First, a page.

• M. Chadha, “Time-Series of Ephemeral Impressions: The Abhidharma-Buddhist View of Conscious Experience,” Phenomenology and Cognitive Sciences: 14 (2015), 543-60.
• M. Chadha, ”The Problem of the Unity of Consciousness: A Buddhist Solution,” Philosophy East and West: 65 (2015), 746-64.
• M. Chadha, “On Knowing Universals: The Nyāya way,” Philosophy East and West 64 (2014), 287-303.
• M. Chadha, “A Buddhist Explanation of Episodic Memory: From Self to Mind,” Asian Philosophy: An International Journal of the Philosophical Traditions of the East 24 (2014), 14-27.
• M. Chadha, “Self in Early Nyāya: A Minimal Conclusion,” Asian Philosophy: An International Journal of the Philosophical Traditions of the East 23 (2013), 24-52.
• M. Chadha, “Self-awareness: Eliminating the Myth of the ‘Invisible Subject’,” Philosophy East and West 61 (2011), 453-67.
• M. Chadha, “Thinking Beings,” in A. Chatterjee (ed.) Philosophical and Scientific Perspectives on Consciousness (New Delhi: 2003).
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Do we have an episode plan for the upcoming buddhist+jain segment of hopwag?
Also, do you plan to cover the "saiva philosophy" (ie, abhinavagupta etc.), which is the following stage of hindu philosophy after the sutra age? www.iep.utm.edu/kashmiri
Thanks again for this jewel of podcasts..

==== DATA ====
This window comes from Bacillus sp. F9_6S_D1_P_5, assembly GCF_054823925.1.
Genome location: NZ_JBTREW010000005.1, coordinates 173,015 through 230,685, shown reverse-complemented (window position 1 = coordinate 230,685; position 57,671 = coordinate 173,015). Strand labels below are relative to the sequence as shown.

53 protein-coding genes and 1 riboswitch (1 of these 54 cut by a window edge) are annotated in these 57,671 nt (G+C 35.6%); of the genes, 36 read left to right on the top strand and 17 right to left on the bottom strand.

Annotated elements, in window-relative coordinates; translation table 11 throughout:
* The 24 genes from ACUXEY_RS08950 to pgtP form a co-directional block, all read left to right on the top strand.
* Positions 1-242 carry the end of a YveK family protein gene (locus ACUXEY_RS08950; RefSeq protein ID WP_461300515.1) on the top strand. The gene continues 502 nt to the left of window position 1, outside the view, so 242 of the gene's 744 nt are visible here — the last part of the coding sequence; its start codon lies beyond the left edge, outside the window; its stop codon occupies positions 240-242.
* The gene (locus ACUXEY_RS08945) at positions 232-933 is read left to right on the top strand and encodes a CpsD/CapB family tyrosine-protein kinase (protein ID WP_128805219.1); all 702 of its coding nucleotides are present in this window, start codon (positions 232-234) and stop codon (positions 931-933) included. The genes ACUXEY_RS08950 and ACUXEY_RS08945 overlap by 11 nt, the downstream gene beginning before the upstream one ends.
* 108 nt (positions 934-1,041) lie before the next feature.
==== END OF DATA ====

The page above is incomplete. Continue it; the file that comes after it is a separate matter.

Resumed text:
Yes, I'll be posting a list of the upcoming episodes in the next week or two. Actually the next episode is on rasa aesthetics so we will talk about Abhinavagupta in that one, but we won't get into Shaiva philosophy in this series apart from that since it is really after our chronological scope.
The next natural question is,
The next natural question is, of course, do you plan to cover the post-sutra period at some future unspecified date (hope, hope, hope..)
It would be great to listen abhinavagupta from you..
To be honest I really don't know. It will depend on whether Jonardon can commit to a further series, for one thing - in any case it would not be for a while I think, since I will be moving on to Africana philosophy with Chike Jeffers next, and then ideally I would like to do classical Chinese philosophy since it seems like that is really a must. But of course I agree that HoPWaG should not ignore later Indian thought, and actually Jonardon has worked on that himself! So I hope to do it eventually.
One thing I'd like to mention
One thing I'd like to mention is that it seems more logical to me to do the later indian tradition first before doing china.. Because the later indian tradition influenced the later chinese tradition (via shaivite philosophy -> buddhist vajrayana --> tangmi) but not vice versa..
By shaivite philosophy I partly mean this: http://www.iep.utm.edu/kashmiri/
China vs later India
Hm, that's a good point. I will have to ponder that! Of course it depends partly on how far we would go chronologically in a series on China.